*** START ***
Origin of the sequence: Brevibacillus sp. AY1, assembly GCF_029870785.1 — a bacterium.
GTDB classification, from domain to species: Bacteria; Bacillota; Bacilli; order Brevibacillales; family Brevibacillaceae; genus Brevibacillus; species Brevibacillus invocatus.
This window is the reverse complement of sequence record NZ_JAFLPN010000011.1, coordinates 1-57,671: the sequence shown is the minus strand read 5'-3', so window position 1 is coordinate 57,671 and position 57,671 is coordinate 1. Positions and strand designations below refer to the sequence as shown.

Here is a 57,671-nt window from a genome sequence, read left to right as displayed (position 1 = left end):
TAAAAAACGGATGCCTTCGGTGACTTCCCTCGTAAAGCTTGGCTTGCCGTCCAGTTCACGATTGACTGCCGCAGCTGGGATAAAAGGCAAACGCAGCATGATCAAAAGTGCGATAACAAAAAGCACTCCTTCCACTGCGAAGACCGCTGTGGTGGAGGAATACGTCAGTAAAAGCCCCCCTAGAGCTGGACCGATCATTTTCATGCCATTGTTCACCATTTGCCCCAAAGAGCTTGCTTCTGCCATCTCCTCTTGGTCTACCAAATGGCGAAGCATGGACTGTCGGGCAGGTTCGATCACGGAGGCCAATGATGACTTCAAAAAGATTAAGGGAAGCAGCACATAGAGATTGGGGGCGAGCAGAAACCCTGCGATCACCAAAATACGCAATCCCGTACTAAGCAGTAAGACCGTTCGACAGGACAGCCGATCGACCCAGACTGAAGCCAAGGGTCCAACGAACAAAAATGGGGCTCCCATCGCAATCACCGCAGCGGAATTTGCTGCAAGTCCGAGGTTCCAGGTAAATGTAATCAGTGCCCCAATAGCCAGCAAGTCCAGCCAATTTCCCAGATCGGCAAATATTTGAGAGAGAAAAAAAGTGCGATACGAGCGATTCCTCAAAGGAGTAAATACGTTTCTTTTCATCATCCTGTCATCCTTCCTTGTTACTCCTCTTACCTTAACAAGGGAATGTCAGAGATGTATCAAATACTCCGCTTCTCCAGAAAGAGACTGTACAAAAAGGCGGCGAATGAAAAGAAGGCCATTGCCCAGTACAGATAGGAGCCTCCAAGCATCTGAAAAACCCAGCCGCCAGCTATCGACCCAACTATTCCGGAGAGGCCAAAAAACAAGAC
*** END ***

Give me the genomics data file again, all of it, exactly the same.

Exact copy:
Origin of the sequence: Brevibacillus sp. AY1, assembly GCF_029870785.1 — a bacterium.
GTDB classification, from domain to species: Bacteria; Bacillota; Bacilli; order Brevibacillales; family Brevibacillaceae; genus Brevibacillus; species Brevibacillus invocatus.
This window is the reverse complement of sequence record NZ_JAFLPN010000011.1, coordinates 1-57,671: the sequence shown is the minus strand read 5'-3', so window position 1 is coordinate 57,671 and position 57,671 is coordinate 1. Positions and strand designations below refer to the sequence as shown.

Here is a 57,671-nt window from a genome sequence, read left to right as displayed (position 1 = left end):
TAAAAAACGGATGCCTTCGGTGACTTCCCTCGTAAAGCTTGGCTTGCCGTCCAGTTCACGATTGACTGCCGCAGCTGGGATAAAAGGCAAACGCAGCATGATCAAAAGTGCGATAACAAAAAGCACTCCTTCCACTGCGAAGACCGCTGTGGTGGAGGAATACGTCAGTAAAAGCCCCCCTAGAGCTGGACCGATCATTTTCATGCCATTGTTCACCATTTGCCCCAAAGAGCTTGCTTCTGCCATCTCCTCTTGGTCTACCAAATGGCGAAGCATGGACTGTCGGGCAGGTTCGATCACGGAGGCCAATGATGACTTCAAAAAGATTAAGGGAAGCAGCACATAGAGATTGGGGGCGAGCAGAAACCCTGCGATCACCAAAATACGCAATCCCGTACTAAGCAGTAAGACCGTTCGACAGGACAGCCGATCGACCCAGACTGAAGCCAAGGGTCCAACGAACAAAAATGGGGCTCCCATCGCAATCACCGCAGCGGAATTTGCTGCAAGTCCGAGGTTCCAGGTAAATGTAATCAGTGCCCCAATAGCCAGCAAGTCCAGCCAATTTCCCAGATCGGCAAATATTTGAGAGAGAAAAAAAGTGCGATACGAGCGATTCCTCAAAGGAGTAAATACGTTTCTTTTCATCATCCTGTCATCCTTCCTTGTTACTCCTCTTACCTTAACAAGGGAATGTCAGAGATGTATCAAATACTCCGCTTCTCCAGAAAGAGACTGTACAAAAAGGCGGCGAATGAAAAGAAGGCCATTGCCCAGTACAGATAGGAGCCTCCAAGCATCTGAAAAACCCAGCCGCCAGCTATCGACCCAACTATTCCGGAGAGGCCAAAAAACAAGAC